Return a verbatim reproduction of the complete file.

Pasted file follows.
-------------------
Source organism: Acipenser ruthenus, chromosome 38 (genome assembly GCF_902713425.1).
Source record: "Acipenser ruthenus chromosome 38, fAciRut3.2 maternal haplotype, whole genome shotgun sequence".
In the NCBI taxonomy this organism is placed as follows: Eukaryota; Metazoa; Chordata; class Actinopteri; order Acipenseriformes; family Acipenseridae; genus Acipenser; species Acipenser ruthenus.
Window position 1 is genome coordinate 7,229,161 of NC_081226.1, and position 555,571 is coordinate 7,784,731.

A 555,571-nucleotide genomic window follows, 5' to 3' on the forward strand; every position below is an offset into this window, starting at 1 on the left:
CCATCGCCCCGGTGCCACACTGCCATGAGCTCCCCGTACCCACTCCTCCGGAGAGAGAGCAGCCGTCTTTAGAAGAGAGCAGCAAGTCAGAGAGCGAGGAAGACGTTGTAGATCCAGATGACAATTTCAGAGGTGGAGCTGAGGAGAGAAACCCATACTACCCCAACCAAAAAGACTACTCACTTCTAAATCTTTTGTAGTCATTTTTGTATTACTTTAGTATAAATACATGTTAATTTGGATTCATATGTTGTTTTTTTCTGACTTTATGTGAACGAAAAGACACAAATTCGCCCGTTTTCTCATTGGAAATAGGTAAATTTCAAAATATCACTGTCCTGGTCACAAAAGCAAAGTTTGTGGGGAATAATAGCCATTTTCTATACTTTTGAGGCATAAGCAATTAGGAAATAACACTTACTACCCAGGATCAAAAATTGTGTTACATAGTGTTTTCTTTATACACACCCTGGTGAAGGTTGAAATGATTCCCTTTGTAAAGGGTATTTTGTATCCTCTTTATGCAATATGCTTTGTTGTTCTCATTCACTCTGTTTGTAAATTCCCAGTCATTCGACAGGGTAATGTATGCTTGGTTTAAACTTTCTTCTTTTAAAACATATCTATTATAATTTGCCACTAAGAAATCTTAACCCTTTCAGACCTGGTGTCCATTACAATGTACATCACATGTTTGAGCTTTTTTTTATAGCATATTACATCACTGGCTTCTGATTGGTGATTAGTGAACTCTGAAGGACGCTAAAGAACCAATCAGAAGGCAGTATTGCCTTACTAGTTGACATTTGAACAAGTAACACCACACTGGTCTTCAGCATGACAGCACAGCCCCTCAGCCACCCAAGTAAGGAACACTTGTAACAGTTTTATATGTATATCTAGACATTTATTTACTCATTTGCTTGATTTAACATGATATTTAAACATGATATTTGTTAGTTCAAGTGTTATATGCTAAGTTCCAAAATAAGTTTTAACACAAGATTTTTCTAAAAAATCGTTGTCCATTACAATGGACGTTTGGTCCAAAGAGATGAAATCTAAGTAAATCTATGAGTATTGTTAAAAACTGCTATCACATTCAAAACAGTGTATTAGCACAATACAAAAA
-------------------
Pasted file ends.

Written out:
Source organism: Acipenser ruthenus, chromosome 38 (genome assembly GCF_902713425.1).
Source record: "Acipenser ruthenus chromosome 38, fAciRut3.2 maternal haplotype, whole genome shotgun sequence".
In the NCBI taxonomy this organism is placed as follows: Eukaryota; Metazoa; Chordata; class Actinopteri; order Acipenseriformes; family Acipenseridae; genus Acipenser; species Acipenser ruthenus.
Window position 1 is genome coordinate 7,229,161 of NC_081226.1, and position 555,571 is coordinate 7,784,731.

A 555,571-nucleotide genomic window follows, 5' to 3' on the forward strand; every position below is an offset into this window, starting at 1 on the left:
CCATCGCCCCGGTGCCACACTGCCATGAGCTCCCCGTACCCACTCCTCCGGAGAGAGAGCAGCCGTCTTTAGAAGAGAGCAGCAAGTCAGAGAGCGAGGAAGACGTTGTAGATCCAGATGACAATTTCAGAGGTGGAGCTGAGGAGAGAAACCCATACTACCCCAACCAAAAAGACTACTCACTTCTAAATCTTTTGTAGTCATTTTTGTATTACTTTAGTATAAATACATGTTAATTTGGATTCATATGTTGTTTTTTTCTGACTTTATGTGAACGAAAAGACACAAATTCGCCCGTTTTCTCATTGGAAATAGGTAAATTTCAAAATATCACTGTCCTGGTCACAAAAGCAAAGTTTGTGGGGAATAATAGCCATTTTCTATACTTTTGAGGCATAAGCAATTAGGAAATAACACTTACTACCCAGGATCAAAAATTGTGTTACATAGTGTTTTCTTTATACACACCCTGGTGAAGGTTGAAATGATTCCCTTTGTAAAGGGTATTTTGTATCCTCTTTATGCAATATGCTTTGTTGTTCTCATTCACTCTGTTTGTAAATTCCCAGTCATTCGACAGGGTAATGTATGCTTGGTTTAAACTTTCTTCTTTTAAAACATATCTATTATAATTTGCCACTAAGAAATCTTAACCCTTTCAGACCTGGTGTCCATTACAATGTACATCACATGTTTGAGCTTTTTTTTATAGCATATTACATCACTGGCTTCTGATTGGTGATTAGTGAACTCTGAAGGACGCTAAAGAACCAATCAGAAGGCAGTATTGCCTTACTAGTTGACATTTGAACAAGTAACACCACACTGGTCTTCAGCATGACAGCACAGCCCCTCAGCCACCCAAGTAAGGAACACTTGTAACAGTTTTATATGTATATCTAGACATTTATTTACTCATTTGCTTGATTTAACATGATATTTAAACATGATATTTGTTAGTTCAAGTGTTATATGCTAAGTTCCAAAATAAGTTTTAACACAAGATTTTTCTAAAAAATCGTTGTCCATTACAATGGACGTTTGGTCCAAAGAGATGAAATCTAAGTAAATCTATGAGTATTGTTAAAAACTGCTATCACATTCAAAACAGTGTATTAGCACAATACAAAAA